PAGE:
In the documentary film We Interrupt This Empire, an anti-war demonstrator tosses a cream pie in the face of an argumentative reporter. The scene never fails to elicit uproarious laughter from the audience through the slow-mo playback of the event and subsequent footage of the indignant, then humiliated woman reporter crying, white goo dripping down her face. If the video were activist porn, this would be the money shot. While the environmental, feminist, and anti-capitalist activists of the loosely allied Biotic Baking Brigade have long been tossing pies in the faces of those directing the neoliberal economy, I hadn’t before seen the action target one of their dutiful servants. Even though I laughed as readily as anyone else, the visual resonance with pornography was striking enough to make me uneasy. The pieing sequence occupied a central “climatic” moment within the film, an independent production geared toward the politically sympathetic. The dripping cream pie effectively upstaged the film’s other scenes: interviews with activists, images of successful street closures direct actions before Bechtel. If a practical joke played on one lackey of empire assumes a central place in the histories we create for ourselves, then perhaps we had better reexamine our reliance on the prank—and the prankster figure—as a meaningful political tactic.
The prank’s re-emergence on the stage of popular media promises renewed opportunities to hijack the spectacle, possibly for the sake of inserting alternate meanings, possibly just for the hijack itself. Most activist writing on the prank-as-tactic has been adulatory: pranks are accessible, funny, light-hearted, and photogenic– not dense, argumentative, pedantic, and visually bland. Some has been critical: pranks are snappy one-liners that run the risk of offending many of those who might be persuaded to agree. While prankster tactics have long proliferated at the grassroots, they have recently achieved far broader visibility than they had back when Abbie Hoffman quipped, “It’s embarrassing when you try to overthrow the government and you wind up on the bestseller’s list.” Popular pranksters are now less likely to express such embarrassment.
Today, the prank seems a fairly reliable way to make it to the top of the bestseller or box office list.
While Michael Moore’s stated (though unrealized) goal with Fahrenheit 9-11 was to change, not overthrow, the government, the enormous commercial success of his film was often considered proportional to its political effectiveness. Morgan Spurlock’s Super Size Me, with a box office take of $11.5 million, crept up the list of all-time top grossing documentaries to number four. Less widely distributed and commercially successful, The Yes Men ($255,000 gross) brought the infiltrative satiric stunts of Mike Bonanno and Andy Bichlbaum, already well known in art and activist circles, to a more general audience.
Why have prankster-activists found such popular and commercial success lately? Conceived as counter-spectacle by activists like the Yippies who understood the need to struggle on the level of representation, pranks are designed to be popular. Like the Situationists, politicized pranksters of today harness broad dissatisfaction with contemporary society and express it in visceral, anarchic, experiential forms. The success of MTV hijinks shows like Punk’d and Jackass (whose 2002 film version grossed almost $80 million worldwide) may have helped to pave the way for the popular acceptance of political pranksters, despite these shows’ corporatism, apathy, and sexism. In this view, the political prank seems like “an idea whose time has come”—a clever reworking of a politically complicit cultural form into a gesture an audience of non-activists may find subversive but sexy.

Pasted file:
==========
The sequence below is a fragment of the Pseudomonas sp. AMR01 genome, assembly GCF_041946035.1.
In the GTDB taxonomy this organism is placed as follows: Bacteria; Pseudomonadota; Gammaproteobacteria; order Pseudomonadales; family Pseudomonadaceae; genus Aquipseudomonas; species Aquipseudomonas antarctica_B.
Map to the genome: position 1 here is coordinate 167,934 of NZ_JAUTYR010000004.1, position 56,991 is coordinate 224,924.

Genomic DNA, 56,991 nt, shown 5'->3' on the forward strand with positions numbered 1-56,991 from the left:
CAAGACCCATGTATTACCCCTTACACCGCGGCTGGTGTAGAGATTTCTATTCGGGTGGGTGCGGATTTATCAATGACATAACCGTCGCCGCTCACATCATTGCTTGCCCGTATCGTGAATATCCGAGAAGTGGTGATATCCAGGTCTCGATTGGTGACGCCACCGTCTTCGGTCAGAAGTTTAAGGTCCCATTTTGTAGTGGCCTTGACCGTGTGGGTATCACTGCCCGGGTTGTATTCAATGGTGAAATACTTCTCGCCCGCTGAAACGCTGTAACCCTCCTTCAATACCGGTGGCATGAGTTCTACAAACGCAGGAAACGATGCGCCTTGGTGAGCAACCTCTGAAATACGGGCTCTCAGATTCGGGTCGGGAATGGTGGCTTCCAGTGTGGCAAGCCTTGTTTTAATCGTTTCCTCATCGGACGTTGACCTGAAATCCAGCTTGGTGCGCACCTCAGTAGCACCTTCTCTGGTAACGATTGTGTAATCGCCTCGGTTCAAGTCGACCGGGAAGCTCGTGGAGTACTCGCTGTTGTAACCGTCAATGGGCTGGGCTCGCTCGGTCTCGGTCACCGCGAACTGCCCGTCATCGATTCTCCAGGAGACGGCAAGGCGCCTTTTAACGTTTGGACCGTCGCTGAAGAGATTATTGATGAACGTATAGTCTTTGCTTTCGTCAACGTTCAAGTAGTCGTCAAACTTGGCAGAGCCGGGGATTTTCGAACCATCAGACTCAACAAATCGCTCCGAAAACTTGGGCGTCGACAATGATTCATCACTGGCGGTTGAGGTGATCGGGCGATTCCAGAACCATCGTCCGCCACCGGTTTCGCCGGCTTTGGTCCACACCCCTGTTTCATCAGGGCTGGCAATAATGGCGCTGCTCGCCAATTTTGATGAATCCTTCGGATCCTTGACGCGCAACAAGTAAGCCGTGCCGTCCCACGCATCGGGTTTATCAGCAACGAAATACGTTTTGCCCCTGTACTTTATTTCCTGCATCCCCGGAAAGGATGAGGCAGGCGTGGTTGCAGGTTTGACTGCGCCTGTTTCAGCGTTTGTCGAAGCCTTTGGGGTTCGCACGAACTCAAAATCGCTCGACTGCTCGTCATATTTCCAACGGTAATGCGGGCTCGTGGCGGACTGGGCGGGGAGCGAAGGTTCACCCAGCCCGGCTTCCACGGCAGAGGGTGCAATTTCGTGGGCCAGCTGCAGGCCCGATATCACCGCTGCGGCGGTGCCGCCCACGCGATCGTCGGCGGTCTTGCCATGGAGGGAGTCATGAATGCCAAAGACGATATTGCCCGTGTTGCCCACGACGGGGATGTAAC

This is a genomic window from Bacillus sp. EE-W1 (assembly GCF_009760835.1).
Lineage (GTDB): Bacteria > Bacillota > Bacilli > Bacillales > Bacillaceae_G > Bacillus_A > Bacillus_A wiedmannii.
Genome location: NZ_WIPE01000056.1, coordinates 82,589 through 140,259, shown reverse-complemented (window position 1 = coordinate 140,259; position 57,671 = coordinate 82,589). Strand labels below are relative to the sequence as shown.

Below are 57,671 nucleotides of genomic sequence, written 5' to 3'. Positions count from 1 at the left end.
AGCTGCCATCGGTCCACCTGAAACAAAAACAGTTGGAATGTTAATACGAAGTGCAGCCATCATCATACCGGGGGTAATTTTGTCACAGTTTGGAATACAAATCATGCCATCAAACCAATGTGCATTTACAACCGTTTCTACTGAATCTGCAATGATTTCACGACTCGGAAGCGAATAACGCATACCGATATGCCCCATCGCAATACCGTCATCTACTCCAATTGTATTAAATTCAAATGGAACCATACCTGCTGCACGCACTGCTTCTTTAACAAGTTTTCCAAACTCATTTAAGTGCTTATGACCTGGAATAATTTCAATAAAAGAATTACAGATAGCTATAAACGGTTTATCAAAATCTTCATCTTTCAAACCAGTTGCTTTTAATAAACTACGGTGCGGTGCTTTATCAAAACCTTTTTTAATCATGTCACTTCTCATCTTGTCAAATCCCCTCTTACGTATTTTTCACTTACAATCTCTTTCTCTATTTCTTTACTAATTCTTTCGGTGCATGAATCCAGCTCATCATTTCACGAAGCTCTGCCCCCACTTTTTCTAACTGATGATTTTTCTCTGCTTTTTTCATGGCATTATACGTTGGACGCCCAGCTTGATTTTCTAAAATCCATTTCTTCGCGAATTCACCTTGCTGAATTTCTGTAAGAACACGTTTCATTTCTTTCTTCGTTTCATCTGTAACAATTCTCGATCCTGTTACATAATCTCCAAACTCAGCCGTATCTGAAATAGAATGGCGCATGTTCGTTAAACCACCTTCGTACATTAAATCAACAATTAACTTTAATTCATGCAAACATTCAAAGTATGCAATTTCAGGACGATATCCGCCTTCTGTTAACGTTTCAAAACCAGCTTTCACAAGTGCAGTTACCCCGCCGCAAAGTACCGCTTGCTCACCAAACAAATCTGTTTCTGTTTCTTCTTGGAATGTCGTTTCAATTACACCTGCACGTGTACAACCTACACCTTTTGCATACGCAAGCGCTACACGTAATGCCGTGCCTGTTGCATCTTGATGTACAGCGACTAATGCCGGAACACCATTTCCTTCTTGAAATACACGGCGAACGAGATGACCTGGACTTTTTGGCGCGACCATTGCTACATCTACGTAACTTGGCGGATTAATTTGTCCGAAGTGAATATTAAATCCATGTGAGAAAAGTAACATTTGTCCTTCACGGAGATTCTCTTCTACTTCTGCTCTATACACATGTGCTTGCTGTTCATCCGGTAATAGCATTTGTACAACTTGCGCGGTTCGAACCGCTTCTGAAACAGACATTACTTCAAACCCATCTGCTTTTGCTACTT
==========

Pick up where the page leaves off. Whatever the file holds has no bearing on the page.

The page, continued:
While I am broadly supportive of the prank as tactic, the popularization of the form warrants a more nuanced examination of the ways it operates culturally and politically. Any discussion of “the prank” is over-general. Part of the task here is to identify significant differences in different prankster practices that impact their popularity, relation to other forms of activism, and above all, the underlying social schema they subvert or reinscribe, regardless of their overt political content. Specifically, what gender and economic relations are engaged by pranksters as they temporarily turn the tables on their powerful targets? Does the popular reception of prankster politics represent a fulfillment of its promise to make dissent more 'fun'? If so, what kind of fun are we having, and what kind of politics are we doing or not doing while we're having it?
Perhaps an over-obvious starting point is the observation that the popular prankster is almost always male. Moreover, the male prankster’s antics are dusted with a certain macho bravado that emphasizes heroic individuality. Fahrenheit 9-11, Super Size Me, and The Yes Men all feature charismatic, crusading male protagonists whose personalities are intimately linked to the film’s narrative, production, and promotion. Fahrenheit 9-11’s poster portrays the solo figure of Moore against the sky, reaching out an envelope stamped “confidential.” Despite the film’s compelling interviews with a woman who lost her son in the war, the poster implies that Moore alone will lead the audience to the hidden truth. Similarly, the Yes Men are portrayed in their poster larger-than-life and atop the globe, “changing the world, one prank at a time”. The Super Size Me website opens with a lone male silhouette confronting an apocalyptically glowing McDonald’s, accompanied by a tongue-in-cheek heroic musical score. None of these activist pranksters are portrayed in relation to organizations doing the hard and boring work of organizing boycotts, attending meetings, and recruiting supporters. Indeed, their appeal is predicated largely on their avoidance of the more mundane and feminized clerical and affective labor tasks of activism. Macho heroism is not confined to activists with respectable box office showings. Even the self-financed, little distributed, and prank-free Weapons of Mass Deception incorporated the crusading and quixotically macho figure of its producer Danny Schechter “The News Dissector.” The Reverend Billy’s riveting live performances are driven by his compelling persona as a charismatic, if vaguely sleazy, preacher, able to whip his faithful into an anti-consumerist frenzy as sexualized as the revivals he imitates.